AHSMG-lipases were reported earlier in the Bacillus genus, and then in the yeast T. asahii, although the biological function of this pentapeptide has not been determined so far. Eggert et al. (2002) [36] characterized a Bacillus subtilis LipB, changing alanine 76 to glycine in the AHSMG pentapeptide sequence. This mutation affected the stability of the lipase at different pHs. Moreover, Bai (2022) [11] changed the X site in the GXSXG domain of Penicillium expansum lipase (PEL), and observed a decrease in the activity of the mutant lipase. Liu et al. (2021) [37] found similar results in a hormone-sensitive lipase of Pseudomonas sp. E2-15. Together, those findings support the supposition that the substitution of any amino acid residue in the pentapeptide sequence impacts the catalytic performance of the lipase.
AHSMG lipases from Bacillus spp. (RN2) [13] and T. asahii (TaLipA) are biotechnologically attractive because they are thermotolerant (50–60 °C) and solvent resistant (to different alcohols, DMSO, ethyl acetate, toluene and hexane) [18], which makes ThaL, also with the pentapeptide AHSMG, attractive for further heterologous expression and characterization. The amino acid composition of ThaL shows that its most abundant residue is leucine, followed by alanine and arginine; these amino acids contribute to the aliphatic index of 90.44 of ThaL lipase. The aliphatic index of ThaL is higher than those found in mesophilic proteins, which suggests that ThaL is a thermophilic protein. Furthermore, the alanine and arginine residues contribute to protein stability, with alanine increasing the rigidity [20] and arginine promoting the establishment of electrostatic interactions [21]. Statistically, thermophilic proteins contain a greater amount of these two amino acids [22]. As is consistent with this hypothesis, the ThaL sequence only has one cysteine residue. This amino acid is found in disulfide bridges involved in protein folding; however, it is thermolabile, and becomes oxidized at high temperatures [23]. Usually, its presence in thermophilic proteins is very low [21].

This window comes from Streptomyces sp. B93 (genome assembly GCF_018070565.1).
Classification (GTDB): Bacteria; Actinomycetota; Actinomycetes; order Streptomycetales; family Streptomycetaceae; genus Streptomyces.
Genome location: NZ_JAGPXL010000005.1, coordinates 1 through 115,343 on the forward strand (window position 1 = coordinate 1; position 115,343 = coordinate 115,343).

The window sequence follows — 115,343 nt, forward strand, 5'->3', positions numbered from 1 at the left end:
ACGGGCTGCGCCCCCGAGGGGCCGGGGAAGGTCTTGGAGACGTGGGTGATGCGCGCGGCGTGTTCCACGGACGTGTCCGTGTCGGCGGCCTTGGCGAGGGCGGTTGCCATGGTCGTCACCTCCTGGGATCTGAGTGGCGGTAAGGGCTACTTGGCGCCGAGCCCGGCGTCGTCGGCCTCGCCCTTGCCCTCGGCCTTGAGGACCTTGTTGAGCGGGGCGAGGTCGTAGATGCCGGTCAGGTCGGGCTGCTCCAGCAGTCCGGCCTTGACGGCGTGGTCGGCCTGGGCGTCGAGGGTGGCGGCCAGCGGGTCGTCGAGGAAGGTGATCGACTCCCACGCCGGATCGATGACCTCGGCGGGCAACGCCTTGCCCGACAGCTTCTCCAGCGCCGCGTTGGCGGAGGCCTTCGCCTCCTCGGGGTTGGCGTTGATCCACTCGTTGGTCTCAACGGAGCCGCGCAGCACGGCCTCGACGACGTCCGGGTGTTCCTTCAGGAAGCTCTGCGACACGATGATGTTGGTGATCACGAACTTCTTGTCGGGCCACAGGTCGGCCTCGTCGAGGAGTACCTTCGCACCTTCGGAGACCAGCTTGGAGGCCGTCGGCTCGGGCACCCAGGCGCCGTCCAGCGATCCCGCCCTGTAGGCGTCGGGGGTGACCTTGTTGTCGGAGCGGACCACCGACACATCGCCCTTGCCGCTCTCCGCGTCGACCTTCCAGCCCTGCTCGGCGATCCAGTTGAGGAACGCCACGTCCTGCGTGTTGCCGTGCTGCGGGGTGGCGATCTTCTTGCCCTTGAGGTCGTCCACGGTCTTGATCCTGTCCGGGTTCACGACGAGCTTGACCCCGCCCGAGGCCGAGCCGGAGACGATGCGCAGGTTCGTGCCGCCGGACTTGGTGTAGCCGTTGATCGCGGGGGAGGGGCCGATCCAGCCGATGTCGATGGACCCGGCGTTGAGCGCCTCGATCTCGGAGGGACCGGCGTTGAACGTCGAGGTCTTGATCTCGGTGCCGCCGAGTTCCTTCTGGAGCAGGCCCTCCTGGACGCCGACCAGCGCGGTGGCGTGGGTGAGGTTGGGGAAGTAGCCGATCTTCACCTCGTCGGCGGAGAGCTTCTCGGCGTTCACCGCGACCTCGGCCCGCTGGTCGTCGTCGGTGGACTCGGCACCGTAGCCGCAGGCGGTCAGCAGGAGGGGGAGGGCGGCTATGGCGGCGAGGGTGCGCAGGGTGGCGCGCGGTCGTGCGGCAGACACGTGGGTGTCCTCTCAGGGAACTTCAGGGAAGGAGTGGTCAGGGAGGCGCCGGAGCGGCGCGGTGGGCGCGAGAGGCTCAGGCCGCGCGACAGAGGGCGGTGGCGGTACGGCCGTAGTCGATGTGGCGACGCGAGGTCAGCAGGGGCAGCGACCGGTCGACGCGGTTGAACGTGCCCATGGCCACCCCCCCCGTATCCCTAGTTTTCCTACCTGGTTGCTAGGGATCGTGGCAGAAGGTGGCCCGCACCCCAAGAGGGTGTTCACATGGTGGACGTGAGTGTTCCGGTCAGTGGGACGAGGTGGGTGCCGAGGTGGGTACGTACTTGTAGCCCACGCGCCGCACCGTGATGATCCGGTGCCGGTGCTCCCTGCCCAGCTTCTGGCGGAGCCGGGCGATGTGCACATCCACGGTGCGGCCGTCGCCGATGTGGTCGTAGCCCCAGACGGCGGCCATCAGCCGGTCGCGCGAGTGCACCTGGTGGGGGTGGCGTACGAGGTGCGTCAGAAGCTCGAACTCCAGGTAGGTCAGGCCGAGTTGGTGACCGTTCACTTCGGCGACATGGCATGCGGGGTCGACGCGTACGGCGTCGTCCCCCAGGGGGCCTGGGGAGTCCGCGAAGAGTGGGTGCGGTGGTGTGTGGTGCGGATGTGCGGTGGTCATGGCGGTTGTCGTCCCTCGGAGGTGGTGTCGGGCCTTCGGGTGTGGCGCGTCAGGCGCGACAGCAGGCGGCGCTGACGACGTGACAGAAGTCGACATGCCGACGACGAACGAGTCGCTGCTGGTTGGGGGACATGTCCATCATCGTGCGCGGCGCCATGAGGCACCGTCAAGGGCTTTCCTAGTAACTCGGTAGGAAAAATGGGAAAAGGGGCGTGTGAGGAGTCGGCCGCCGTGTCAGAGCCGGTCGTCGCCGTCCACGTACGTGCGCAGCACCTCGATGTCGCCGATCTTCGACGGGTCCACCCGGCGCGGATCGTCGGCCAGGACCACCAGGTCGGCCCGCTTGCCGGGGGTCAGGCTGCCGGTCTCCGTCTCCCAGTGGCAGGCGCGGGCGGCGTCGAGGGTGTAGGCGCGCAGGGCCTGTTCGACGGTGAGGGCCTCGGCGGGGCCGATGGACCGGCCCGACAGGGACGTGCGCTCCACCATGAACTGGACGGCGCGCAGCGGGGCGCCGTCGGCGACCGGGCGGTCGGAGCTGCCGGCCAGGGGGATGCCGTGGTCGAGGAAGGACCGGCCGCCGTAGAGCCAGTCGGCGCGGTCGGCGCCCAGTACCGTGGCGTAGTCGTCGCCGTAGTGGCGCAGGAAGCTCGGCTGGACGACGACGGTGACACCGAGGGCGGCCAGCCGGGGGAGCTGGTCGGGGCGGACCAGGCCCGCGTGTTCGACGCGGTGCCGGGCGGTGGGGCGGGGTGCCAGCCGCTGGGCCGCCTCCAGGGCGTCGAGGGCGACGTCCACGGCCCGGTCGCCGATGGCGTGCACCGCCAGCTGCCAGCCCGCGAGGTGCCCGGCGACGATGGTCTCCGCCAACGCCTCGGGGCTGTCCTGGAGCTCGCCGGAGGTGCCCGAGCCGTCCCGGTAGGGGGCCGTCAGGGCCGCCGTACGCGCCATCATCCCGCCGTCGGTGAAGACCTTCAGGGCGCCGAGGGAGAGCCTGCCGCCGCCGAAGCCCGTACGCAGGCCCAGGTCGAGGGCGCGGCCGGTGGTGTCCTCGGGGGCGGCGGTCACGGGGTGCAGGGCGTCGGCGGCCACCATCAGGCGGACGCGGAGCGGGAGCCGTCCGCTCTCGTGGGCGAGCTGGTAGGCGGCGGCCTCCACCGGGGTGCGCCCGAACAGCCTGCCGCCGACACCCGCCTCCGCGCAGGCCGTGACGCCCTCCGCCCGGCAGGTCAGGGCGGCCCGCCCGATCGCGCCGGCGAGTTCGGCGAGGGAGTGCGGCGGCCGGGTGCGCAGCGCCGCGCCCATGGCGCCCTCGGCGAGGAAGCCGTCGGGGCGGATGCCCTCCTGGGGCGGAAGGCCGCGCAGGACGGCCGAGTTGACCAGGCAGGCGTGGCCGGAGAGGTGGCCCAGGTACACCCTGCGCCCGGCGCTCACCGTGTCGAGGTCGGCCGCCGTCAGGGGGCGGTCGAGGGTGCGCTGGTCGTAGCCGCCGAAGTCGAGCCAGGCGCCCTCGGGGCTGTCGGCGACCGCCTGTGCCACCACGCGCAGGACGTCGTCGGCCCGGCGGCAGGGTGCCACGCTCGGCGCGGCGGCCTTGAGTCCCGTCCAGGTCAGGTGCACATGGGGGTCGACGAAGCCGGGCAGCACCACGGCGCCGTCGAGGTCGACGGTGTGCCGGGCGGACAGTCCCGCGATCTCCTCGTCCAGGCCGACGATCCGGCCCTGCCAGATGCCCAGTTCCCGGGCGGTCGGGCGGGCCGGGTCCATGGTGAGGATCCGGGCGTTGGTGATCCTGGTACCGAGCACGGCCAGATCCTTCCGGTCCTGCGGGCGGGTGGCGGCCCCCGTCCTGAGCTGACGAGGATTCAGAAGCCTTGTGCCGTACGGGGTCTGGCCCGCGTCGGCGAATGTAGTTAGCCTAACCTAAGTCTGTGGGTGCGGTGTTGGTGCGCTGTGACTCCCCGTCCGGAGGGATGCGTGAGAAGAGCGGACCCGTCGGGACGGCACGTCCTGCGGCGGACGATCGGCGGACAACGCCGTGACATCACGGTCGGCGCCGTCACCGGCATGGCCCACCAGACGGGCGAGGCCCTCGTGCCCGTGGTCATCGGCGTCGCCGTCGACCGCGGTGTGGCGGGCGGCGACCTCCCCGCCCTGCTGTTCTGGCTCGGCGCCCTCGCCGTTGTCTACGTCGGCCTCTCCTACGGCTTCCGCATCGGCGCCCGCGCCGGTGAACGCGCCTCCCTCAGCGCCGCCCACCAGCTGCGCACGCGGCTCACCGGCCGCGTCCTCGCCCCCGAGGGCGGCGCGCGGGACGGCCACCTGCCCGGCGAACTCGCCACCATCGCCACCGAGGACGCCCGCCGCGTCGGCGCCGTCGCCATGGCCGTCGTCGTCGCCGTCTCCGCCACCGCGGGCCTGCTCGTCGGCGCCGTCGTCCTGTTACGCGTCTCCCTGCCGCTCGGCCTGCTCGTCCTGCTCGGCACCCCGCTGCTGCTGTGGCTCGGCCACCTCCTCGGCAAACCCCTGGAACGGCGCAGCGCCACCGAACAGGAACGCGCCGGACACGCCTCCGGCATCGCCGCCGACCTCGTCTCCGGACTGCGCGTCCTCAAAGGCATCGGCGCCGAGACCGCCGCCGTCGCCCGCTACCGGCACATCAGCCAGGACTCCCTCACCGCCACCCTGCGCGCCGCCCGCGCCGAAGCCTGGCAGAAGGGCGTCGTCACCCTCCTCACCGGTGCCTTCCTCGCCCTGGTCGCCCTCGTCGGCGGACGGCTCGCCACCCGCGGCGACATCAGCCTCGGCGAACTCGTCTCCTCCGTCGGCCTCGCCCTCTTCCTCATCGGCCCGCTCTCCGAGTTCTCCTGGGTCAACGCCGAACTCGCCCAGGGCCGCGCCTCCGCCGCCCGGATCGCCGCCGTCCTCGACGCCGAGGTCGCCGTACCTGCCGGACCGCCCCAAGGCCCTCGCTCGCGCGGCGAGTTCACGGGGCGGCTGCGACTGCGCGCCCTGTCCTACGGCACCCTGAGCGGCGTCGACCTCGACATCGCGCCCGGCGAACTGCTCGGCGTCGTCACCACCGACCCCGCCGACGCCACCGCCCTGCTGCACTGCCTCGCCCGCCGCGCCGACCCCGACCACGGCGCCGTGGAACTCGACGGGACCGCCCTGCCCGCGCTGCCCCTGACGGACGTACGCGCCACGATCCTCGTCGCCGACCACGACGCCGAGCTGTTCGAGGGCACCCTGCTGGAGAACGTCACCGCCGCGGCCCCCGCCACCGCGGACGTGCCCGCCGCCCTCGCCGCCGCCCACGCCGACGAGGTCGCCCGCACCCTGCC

Previously, an AHSMG-lipase was reported in the yeast T. asahii, but this family is novel in filamentous fungi. Curiously, the Bacillus genus and T. asahii are used in agriculture as biocontrol agents [38,39,40,41]. Whether these lipases are implicated in microbial antagonism remains to be investigated.
Canseco-Pérez et al. (2018) [19] performed a genome-wide search of true lipases, and found a lipase with the pentapeptide AHSMG, lipase 135964. In this study, we found that this lipase is distributed in eight fungal families in the order Hypocreales, and three species of the Colletotrichum genus (Glomerellales order). Multiple alignment and statistical data (identity 59.02–99.71%, coverage 77–100%, E-value 3.00E-128-0, and score 382–658) show that AHSMG-lipases comprise a novel, largely conserved protein family in Hypocreales and Glomerellales fungi (Figure S3A, and Table S1). It was found that lipases from filamentous fungi have distinctive motifs, such as the tripeptide GLD next to pentapeptide AHSMG, while the GLD tripeptide is not present in AHSMG-lipases of non-filamentous fungi (Figures S3B and S4B) or in other lipase families (Figure S5). Curiously, most of the fungal species with homologs of ThaL are pathogens of plants or other microorganisms. Lipases have been reported as virulence factors in both human [42] and plant fungal pathogens [33,43,44], and they have even been described as effectors in fungi [45]; most of these lipases are overexpressed during the infection of the hosts [43,44]. According to Schuster-Schmoll (2010) [46], many fungi contain enzymatic elements that allow them to establish a successful interaction with the host, with these being mainly lytic enzymes such as lipases.
Fungi can produce lipases in three ways: (1) only in the presence of an inducer (lipid); (2) without the need of an inducer, but the expression is incremented by it; and (3) constitutively [35]. In the beginning, we were unable to induce the expression of T. harzianum AHSMG-lipase ThaL even in the presence of classic lipase inducers (olive oil and egg yolk, among others). This lipase was only observed when RT-PCR was conducted on cDNA from conidia. The lipid contents of the spores of many fungi range from 5 to 17% dry weight, and can increase to 35% dry weight in some fungi such as rusts [47], such that the importance of lipases during conidial germination is evident. However, although the involvement of ThaL in conidial metabolism cannot be discarded, it is probably not its primary role, as it is not widely distributed in all fungal kingdoms, such as genes involved in conidial processes, e.g., autophagy. According to Keyhani (2017) [48], the recycling or assimilation of host lipids is essential for fungal invasion, and the capability of conidia to metabolize and assimilate lipids from the host might increase virulence. Conidial-specific lipases have been previously identified in Alternaria brassicicola, a pathogen that infects cauliflower leaves [49], and in Nectria haematococca (anamorph Fusarium solani), a pathogen that infects tomato leaves [50]. In both cases, lipases are localized on the surface of conidia. Interestingly, anti-lipase antibodies suppressed the virulence of the conidia of these fungi, and they became unable to infect host leaves; in the case of A. brassicicola, anti-lipase antibodies reduced 90% of the lesions on intact cauliflower leaves. The expression of ThaL only in T. harzianum conidia supports a potential role of this lipase during the interaction of T. harzianum with its hosts.